Collins introduces these pieces well, and we come to see a solid understanding of the harmony of science and faith (for instance, John Polkinghorne) and a bit on the irrationality of atheism from the likes of Chesterton, Kung, Alvin Platinga and Anthony Flew.
Any book that has my friend Art Lindsley (a piece from his excellent True Truth) and Tom Merton (a bit on mysticism from his Ascent to Truth), the remarkable Alister McGrath and Mother Theresa, well…this is a stunning collection of essential writings, and I only wish I could have shown it to some young uncertain intellectuals at Jubilee. Maybe you know somebody you’d like to share it with? There may be other anthologies like this, but I don’t know any quite as good.
Untamed: Reactivating a Missional Form of Discipleship Alan & Debra Hirsch (Baker) $14.99 We know Hirsch as one of the premier writers about the movement called “missional” and a helpful guide about how the church must contend with the trends of the new 21st century epoch. Here, he invites us to get serious about discipleship, a provocation to dedication, call call to contemporary commitment. This book is plucky and fun, edgy and serious, full of whole-life discipleship. It might have been good for the Jubby students to see these Aussies expose the pagan notion of a sacred/secular dualism (and that CCO aren’t the only folks insisting that as a central part of a Christian worldview, the rejection of dualism.) Jubilee pal Gabe Lyons has a blurb on the back noting its importance, as does Neil Cole, Margaret Feinberg, Reggie McNeal and Greg Boyd. Amazingly interesting, vital, earthy discipleship.
For the Beauty of the Church: Casting a Vision for the Arts Edited by David O. Taylor (Baker) $14.99 We had a great display of books about the arts, aesthetics, creativity and such. Mako Fujimura did both a plenary session and a workshop, and we had poets, writers and dancers doing their thing. Interestingly, much of our effort is to convince folks that taking up their artistic calling before God does not mean one must work in or for the local church. Of course we need more artistic influences in our congregations, and it would please God (and many people) if aesthetically wise people contributed to the making of banners, bulletins and hallway art in our ordinary church buildings. Still, we need artists in the wider culture, too, and Jubilee invites young art majors to serve God with their creative selves, not only in the doing of liturgical art or Sunday school pictures, but in galleries and graphic design studios.
So, along comes this book, informed by precisely such a broad vision of God’s good creation and the call to serve Christ in the marketplace, with callings and careers, integrating faith and daily work (in this case the work of painting, dancing, film-making and such.) Yet, this book wisely also says that, yes, indeed, our artists can serve the Kingdom in the world, but must also serve the congregation and the church. There are chapters for pastors, for patrons, for artists in the congregation, a look at “dangers” and great chapter on worship, one called “the practitioner” that looks very good.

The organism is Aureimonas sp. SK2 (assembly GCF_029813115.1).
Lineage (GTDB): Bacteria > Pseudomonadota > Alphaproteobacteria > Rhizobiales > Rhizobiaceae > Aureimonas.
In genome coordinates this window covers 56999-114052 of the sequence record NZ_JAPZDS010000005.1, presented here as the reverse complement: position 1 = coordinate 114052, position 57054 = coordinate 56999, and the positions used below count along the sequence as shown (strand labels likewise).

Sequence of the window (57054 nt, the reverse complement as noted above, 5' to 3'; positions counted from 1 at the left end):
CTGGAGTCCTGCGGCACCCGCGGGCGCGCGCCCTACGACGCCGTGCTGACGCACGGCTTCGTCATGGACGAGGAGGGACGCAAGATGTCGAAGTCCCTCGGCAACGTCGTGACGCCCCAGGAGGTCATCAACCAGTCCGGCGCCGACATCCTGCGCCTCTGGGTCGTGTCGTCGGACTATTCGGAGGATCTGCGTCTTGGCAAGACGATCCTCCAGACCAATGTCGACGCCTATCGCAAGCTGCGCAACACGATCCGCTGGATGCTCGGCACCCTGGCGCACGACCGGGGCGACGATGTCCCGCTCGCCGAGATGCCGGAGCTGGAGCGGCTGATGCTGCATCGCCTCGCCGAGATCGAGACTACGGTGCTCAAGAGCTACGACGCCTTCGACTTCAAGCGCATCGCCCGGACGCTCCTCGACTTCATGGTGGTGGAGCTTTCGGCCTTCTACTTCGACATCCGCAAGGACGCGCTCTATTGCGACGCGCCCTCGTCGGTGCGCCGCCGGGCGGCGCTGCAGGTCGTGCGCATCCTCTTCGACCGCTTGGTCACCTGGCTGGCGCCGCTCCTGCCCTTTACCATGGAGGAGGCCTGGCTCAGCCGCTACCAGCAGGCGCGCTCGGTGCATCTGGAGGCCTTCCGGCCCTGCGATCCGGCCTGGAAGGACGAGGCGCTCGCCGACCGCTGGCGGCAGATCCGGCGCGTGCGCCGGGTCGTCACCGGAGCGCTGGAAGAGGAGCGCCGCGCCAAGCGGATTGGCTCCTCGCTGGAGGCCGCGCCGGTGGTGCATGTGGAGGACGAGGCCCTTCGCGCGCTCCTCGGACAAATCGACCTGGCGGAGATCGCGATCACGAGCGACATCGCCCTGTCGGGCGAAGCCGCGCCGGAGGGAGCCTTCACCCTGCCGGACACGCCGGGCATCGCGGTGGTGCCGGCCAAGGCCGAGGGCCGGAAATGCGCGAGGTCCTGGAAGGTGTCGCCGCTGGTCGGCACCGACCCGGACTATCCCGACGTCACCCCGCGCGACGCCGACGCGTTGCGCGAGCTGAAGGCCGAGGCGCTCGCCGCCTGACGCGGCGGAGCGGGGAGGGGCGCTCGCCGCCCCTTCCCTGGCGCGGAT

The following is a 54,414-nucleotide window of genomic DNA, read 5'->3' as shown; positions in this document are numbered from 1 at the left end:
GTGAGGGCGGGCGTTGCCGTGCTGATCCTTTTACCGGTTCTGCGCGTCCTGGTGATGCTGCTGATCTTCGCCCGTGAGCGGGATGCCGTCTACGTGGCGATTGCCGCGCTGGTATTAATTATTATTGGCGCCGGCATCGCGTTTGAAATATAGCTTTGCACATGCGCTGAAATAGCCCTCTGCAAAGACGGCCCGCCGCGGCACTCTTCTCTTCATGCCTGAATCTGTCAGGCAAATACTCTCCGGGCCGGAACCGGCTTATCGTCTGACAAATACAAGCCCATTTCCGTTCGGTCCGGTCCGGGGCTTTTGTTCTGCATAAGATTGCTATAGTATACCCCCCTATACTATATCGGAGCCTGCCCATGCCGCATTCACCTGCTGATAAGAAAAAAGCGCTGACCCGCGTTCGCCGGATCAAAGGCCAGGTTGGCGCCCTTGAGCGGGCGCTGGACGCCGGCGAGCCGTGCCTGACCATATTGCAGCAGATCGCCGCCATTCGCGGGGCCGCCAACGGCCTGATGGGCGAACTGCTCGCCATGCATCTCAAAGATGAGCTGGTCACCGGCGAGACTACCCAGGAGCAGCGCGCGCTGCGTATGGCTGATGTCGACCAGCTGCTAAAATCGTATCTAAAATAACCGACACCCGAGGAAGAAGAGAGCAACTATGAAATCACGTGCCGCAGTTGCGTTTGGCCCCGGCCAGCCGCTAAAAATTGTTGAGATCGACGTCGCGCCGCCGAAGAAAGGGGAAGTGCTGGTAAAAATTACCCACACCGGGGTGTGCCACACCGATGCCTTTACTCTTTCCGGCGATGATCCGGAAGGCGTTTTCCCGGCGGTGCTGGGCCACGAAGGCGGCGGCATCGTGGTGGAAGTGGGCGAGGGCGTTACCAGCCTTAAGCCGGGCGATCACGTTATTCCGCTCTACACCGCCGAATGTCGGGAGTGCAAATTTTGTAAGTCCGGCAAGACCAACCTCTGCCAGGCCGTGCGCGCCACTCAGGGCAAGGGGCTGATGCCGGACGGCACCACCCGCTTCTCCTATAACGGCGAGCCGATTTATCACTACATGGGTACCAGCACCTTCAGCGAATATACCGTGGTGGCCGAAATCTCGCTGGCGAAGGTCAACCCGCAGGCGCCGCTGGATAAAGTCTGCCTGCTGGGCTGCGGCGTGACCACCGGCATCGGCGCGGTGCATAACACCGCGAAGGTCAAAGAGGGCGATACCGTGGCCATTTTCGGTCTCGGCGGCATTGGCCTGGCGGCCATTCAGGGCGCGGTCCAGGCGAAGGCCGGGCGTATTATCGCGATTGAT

Let’s hear it for this excellent collection, with lavish endorsements from rock music producer and author Charlie Peacock, poet and memoirist Luci Shaw, writer and church leader Marva Dawn and, yes, abstract artist, Makoto Fujimura. Here we have what sure looks like profound and wonderful pieces by Eugene Peterson, Lauren Winner, Barbara Nicolosi, Andy Crouch, Jeremy Begbie, John Witvliet and more. (My, my, I looked at this again, in the middle of my dumb blogging here, and stopped–I just had to read Lauren’s chapter, which is truly wonderful writing, and very, very insightful and honest about being supportive of the arts. What a piece! Andy’s is excellent, and I note that Eugene Peterson cites a book that I once sent him. Nice.)
So, this is nothing short of a thrilling book, a great and interesting and enjoyable anthology of some of our best church leaders calling us to consider the church’s stewardship of the arts. I am glad we had It Was Good, Objects of Grace, Walking on Water, Art and Soul, Breath for the Bone, God in the Gallery, Refractions and (of course) Rainbows for a Fallen World as foundational books for the art students at Jubilee. But, gee, I sure wish I could have shown this to some folks. It may be the next great book in this vital, developing field, with this great application to ordinary congregational life. Kudos to Taylor and team. Check out his blog, here.
Well, there are more. The latest in the “Living Theology” series edited by Tony Jones just arrived, called The Promise of Despair: The Way of the Cross as The Way of the Church by Andrew Root (Abingdon; $18.00.) While it may be a bit much for younger students, it is certainly a book I simply must read–about the nature of suffering and being a community that attends to the hard stuff of life.
Or, for instance, a brand new book on why we should love the church, esp as it teaches us spiritual disciplines and forms us into a community, may have been excellent to show these young leaders: Giving Church Another Chance: Finding Meaning in Spiritual Practices by Todd Hunter (IVP; $18.00.) With rave endorsements from everyone from Phyllis Tickle to Jim Belcher to Dallas Willard, this looks tremendously rich. If only it had come a few days earlier!
Ron Martoia is an author whose work seems to resonate with Jubilee; his amazing Tranformational Architecture talked about seeing your life as a story, and learning to tell that story has changed (by God): narrative theology mashed up with spiritual formation as the key
to authentic evangelism! So I was frustrated that his brand new book came a bit early, a few days after the big conference. The Bible as Improv: Seeing and Living the Script in New Ways (Zondervan; $14.99) looks really right on, a helpful way to honor the immense and foundational ways the Bible shapes us, but also how our outworking of our tasks simply must have a degre of “improv” to them. The Bible must stimulate dialogue, discussion, discipleship, play, experimentation, risk. Alan Hirsch says this is “unconventional” but it seems to make perfect sense. With comedian and actress Susan Isaacs (Angry Conversations With God) at Jubilee, it would have been fun to promote a book about improv. So, I improv now, riffing on a book I’m excited to tell you about. Yeah.